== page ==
But building up your body is not just thrusting weight plates, lactic acid and sweatbands, it also involves a LOT of eating, especially if you have a naturally fast metabolism (yours truly). Lucky for us, the university dining halls just happen to offer a plethora of choices when it came to chomping calories, and boy did I ever chomp. I POUNDED food, I’m talking facing eats by the plateful. Returning to the buffet line thrice routinely. And what did I eat? None other than protein son! Plenty of it. But please, hold the carbs. I would stack my plate with breaded shrimp, creating a mound of peeled off carb mush when I was done. Breaded fish or chicken? Same story. What it’s wok wednesday? Give me double beef and go light on the teryaki sauce. You could even catch me stacking hamburger patties three or four at a time on my burgers (suck on that cholesterol total Big Mac!). Oh, and for breakfast time, you could find me gobbling up scrambled eggs galore, with mounds of bacon and sausage. Dr. Atkins would be delighted… but he is too dead to share in our elation (yeah, from a heart attack… what a great doctor!).
What’s worse, each meal, I would eat until I was STUFFED. When I was doing this, I was unknowingly putting all sorts of bad pressure on the junction of my stomach and esophagus, creating some seriously bad mojo (which will be an important thing to remember later – part 4!). All in the name of the gun show, ladies. Man I was an idiot. But I’m sorry to say, it gets worse. Jared and I, we were slamming down double protein shakes of 64 grams of protein a piece. Not once, not twice, but three times a day. 7 days a week. We would get these in between meals, after workouts and before we went to bed at night. We were such dummies that we bought two 50 pound sacks of chocolate protein powder to meet this savage demand for whey, never once considering how terrible this was for us (especially our heart health).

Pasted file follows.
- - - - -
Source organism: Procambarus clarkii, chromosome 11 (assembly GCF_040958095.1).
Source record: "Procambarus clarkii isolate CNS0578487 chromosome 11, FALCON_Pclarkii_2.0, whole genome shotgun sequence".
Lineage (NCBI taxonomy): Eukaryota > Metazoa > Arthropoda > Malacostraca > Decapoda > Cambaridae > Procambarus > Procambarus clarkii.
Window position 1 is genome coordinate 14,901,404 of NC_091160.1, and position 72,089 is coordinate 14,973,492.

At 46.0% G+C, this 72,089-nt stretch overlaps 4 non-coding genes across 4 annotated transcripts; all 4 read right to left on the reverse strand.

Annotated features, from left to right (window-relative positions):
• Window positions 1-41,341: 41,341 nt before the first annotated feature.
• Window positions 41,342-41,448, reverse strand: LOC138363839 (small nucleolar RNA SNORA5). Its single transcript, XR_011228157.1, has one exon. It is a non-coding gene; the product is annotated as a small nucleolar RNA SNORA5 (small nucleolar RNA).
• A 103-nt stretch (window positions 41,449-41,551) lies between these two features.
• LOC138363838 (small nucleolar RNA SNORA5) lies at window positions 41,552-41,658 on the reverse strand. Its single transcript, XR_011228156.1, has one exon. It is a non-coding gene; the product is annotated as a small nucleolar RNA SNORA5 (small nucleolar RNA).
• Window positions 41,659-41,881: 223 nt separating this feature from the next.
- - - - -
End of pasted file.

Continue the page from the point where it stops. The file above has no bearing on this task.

I Gained Weight, A lot of It!
You may ask, “Well Nick, did all this hard work and binge eating pay off?” Well, yes it did. When I first went off to college, I weighed about 145-150 lbs. But by spring break of freshman year, I had packed on almost 30 pounds, clocking in at 173-174 lbs. During this time, I had put on some extra fat, but most of it was muscle gains. On the outside, my body looked great. Although, the most interesting thing about the whole process is that I was never satisfied with the amount I had gained (how’s that for psychological head games!), and was always anxiously asking for additional additions to my digital scale reading.
However, by the end of my first year at Ohio U, my digestive system was in the process of breaking down. I had overwhelmed it with a ridiculous influx of calories, on the order of nothing my body could have anticipated or properly dealt with. My pancreas had been red-lined producing all those extra digestive enzymes, along with my stomach being stretched beyond its capacity at every meal, and my intestinal tract being asked to work extremely hard and without any chance to rest (believe it or not, fasting is amazingly healthy for your body!).